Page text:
3 Maps to Assess Drought Conditions
Look to see your risk for a dry start to planting season
Normally drought conversations don’t begin in early winter, but in mid-January, 45% of the U.S. was experiencing moderate drought or worse.
“Spring rains can undo all of winter’s sins,” says Eric Snodgrass, principal atmospheric scientist with Nutrien Ag Solutions. “But this year I’m a little more concerned about drought.”
Despite current conditions, it’s unlikely 2021 will reach the magnitude of the 2012 drought, says Brad Rippey, USDA meteorologist. That’s because dry conditions occupy a small area of the Corn Belt, and the eastern Corn Belt tends to see a wetter bias with La Niña. His big concern is a possible flash drought.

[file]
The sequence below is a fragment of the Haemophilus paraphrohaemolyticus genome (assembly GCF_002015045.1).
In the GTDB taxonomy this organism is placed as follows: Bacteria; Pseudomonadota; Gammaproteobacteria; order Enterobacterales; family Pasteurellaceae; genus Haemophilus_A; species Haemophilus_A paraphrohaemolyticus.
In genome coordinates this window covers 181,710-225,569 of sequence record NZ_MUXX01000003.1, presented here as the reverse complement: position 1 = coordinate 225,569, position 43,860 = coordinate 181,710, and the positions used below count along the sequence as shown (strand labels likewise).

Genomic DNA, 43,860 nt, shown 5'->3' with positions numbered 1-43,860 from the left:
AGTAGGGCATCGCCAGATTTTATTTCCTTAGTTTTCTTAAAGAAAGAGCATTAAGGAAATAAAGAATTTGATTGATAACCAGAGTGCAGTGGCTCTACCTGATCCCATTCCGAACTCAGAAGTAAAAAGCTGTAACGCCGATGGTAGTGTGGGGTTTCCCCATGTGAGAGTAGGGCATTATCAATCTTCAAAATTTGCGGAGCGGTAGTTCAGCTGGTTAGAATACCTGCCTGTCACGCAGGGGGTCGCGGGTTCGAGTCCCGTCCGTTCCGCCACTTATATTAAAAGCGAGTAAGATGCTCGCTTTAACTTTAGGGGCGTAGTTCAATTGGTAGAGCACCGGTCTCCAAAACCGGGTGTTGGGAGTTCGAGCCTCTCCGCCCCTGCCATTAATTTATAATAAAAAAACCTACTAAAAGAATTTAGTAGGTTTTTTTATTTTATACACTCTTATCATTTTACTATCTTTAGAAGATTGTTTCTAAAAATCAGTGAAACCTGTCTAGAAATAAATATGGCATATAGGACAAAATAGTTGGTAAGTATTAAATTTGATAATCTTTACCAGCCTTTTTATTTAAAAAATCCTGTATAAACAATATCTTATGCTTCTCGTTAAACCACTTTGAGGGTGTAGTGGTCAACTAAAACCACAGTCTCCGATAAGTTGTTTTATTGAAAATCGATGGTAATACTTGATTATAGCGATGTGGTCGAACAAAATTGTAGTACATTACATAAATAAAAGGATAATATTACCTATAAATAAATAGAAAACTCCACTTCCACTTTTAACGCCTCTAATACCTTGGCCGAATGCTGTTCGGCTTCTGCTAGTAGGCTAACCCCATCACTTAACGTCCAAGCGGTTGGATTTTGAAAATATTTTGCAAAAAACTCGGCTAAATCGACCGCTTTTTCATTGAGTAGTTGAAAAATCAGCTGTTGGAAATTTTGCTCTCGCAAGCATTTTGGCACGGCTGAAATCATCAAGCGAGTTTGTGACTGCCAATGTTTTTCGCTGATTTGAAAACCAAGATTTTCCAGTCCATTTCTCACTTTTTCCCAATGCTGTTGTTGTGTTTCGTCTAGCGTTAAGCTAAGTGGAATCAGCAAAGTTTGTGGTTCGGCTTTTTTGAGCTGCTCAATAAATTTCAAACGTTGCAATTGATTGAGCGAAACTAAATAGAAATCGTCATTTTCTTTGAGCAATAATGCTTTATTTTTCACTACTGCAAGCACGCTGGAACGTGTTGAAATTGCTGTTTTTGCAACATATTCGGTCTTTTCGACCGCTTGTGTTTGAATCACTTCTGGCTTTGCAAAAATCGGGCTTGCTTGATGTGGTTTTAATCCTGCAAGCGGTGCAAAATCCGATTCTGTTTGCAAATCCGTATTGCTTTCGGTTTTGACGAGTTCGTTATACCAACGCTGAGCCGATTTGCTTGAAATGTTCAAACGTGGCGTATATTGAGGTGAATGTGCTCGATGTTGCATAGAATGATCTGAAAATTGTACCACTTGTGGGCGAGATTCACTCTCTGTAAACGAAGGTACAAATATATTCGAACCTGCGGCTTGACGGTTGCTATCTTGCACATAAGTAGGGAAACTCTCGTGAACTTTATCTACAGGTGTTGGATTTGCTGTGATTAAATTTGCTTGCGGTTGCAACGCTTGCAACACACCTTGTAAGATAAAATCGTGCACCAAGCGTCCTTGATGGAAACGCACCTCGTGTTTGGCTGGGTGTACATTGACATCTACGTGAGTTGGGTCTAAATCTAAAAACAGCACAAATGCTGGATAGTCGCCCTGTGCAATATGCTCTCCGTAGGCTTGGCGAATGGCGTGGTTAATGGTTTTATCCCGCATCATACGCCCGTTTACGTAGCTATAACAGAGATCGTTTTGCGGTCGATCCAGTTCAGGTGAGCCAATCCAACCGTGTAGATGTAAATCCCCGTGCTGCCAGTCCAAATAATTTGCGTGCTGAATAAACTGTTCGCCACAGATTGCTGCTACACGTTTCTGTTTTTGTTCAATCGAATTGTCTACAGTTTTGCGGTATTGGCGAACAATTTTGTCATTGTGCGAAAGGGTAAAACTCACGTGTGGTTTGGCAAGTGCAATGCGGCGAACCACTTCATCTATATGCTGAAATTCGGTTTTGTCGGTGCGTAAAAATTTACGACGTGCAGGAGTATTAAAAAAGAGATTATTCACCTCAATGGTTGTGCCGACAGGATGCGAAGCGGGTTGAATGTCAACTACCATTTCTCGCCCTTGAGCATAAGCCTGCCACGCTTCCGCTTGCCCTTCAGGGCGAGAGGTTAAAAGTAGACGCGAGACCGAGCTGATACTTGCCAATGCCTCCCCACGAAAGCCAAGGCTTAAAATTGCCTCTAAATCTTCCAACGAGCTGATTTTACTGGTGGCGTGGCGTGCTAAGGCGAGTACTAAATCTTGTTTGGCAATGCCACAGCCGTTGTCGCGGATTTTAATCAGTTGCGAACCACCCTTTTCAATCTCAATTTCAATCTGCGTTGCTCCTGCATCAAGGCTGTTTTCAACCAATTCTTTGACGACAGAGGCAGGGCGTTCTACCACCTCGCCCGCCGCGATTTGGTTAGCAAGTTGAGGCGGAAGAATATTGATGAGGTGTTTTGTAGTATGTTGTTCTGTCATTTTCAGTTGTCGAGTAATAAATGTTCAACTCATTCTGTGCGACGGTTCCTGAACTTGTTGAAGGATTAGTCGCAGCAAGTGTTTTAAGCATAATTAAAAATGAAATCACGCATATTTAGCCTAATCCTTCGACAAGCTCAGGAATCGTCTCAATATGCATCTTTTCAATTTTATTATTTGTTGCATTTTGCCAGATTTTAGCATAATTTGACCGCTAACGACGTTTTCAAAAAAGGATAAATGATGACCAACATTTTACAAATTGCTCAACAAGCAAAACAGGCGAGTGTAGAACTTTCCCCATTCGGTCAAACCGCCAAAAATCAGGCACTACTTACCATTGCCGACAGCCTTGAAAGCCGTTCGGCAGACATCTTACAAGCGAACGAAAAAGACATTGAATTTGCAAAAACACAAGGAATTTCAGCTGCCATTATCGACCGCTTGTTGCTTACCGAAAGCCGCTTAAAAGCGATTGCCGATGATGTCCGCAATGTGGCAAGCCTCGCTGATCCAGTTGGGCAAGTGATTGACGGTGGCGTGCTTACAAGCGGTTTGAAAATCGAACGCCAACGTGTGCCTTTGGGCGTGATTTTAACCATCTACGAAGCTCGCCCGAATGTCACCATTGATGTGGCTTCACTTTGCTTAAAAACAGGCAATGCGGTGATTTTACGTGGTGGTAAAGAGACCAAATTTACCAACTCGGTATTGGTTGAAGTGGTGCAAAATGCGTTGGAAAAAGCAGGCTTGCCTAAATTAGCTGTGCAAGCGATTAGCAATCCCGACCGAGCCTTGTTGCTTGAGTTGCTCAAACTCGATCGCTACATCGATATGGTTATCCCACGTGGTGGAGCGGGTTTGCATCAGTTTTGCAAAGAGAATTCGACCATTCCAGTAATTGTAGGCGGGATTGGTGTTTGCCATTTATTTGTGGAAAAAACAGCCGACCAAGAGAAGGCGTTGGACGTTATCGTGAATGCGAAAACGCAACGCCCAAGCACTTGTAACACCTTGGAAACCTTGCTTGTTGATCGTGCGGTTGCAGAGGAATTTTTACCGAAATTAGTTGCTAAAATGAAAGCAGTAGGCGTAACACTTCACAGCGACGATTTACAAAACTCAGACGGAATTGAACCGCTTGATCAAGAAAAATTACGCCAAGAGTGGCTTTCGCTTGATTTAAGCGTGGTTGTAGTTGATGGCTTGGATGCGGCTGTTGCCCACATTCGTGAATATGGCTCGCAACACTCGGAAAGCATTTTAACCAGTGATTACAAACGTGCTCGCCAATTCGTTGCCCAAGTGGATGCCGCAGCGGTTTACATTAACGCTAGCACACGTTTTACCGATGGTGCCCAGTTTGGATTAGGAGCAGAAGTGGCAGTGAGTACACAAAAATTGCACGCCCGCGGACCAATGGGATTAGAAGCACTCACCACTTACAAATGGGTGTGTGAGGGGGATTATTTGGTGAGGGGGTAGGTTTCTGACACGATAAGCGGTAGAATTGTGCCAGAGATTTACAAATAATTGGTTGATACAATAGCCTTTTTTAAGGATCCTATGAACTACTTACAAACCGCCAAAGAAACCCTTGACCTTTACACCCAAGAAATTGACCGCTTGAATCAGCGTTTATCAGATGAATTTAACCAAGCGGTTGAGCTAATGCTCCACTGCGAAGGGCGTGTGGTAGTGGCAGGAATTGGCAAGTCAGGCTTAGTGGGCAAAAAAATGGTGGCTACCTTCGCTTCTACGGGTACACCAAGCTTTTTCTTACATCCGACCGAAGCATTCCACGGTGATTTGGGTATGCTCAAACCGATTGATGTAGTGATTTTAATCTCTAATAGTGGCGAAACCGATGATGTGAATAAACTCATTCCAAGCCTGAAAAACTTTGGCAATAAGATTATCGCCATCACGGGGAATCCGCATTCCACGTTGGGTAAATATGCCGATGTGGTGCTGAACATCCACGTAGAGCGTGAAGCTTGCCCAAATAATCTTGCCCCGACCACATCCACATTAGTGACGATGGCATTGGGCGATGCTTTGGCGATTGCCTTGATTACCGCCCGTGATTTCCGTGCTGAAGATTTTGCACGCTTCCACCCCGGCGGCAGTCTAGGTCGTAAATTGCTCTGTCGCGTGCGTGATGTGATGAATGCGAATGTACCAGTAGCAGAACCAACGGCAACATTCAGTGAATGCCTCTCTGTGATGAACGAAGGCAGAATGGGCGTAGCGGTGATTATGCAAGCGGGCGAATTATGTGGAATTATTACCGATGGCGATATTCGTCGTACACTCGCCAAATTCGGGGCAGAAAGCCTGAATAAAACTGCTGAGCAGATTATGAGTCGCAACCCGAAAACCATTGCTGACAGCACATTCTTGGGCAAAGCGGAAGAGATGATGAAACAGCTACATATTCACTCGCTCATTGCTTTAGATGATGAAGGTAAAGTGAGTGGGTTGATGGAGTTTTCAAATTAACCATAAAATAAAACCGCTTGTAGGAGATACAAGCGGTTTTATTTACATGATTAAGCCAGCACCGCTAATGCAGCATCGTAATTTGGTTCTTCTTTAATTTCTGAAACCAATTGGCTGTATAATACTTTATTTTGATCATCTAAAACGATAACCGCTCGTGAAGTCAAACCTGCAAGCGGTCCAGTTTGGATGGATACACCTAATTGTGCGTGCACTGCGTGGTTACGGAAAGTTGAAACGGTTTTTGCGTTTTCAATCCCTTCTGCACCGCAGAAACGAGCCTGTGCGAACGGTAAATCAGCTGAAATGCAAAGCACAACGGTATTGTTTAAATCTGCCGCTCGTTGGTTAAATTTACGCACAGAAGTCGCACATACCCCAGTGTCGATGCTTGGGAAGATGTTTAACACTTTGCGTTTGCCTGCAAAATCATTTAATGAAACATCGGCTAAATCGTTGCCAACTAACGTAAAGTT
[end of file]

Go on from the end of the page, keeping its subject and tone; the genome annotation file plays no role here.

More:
“A ‘flash drought’ cannot be ruled out for the Midwest,” Rippey says. “While warning signs with lack of snow and dry soils were apparent across parts of the Midwest in the spring of 2012, historic drought could not have happened without a pattern change in late spring that locked in hot, dry weather.”
A La Niña pattern will keep the northern U.S. and Ohio River Valley above average in precipitation, while the southern U.S. is forecast to be drier, Snodgrass says. Much of the Midwest and Plains are below normal in snow events, which will prolong soil moisture deficits.
Don’t miss Eric Snodgrass’ virtual weather preview at Top Producer Summit. Register at TPSummit.com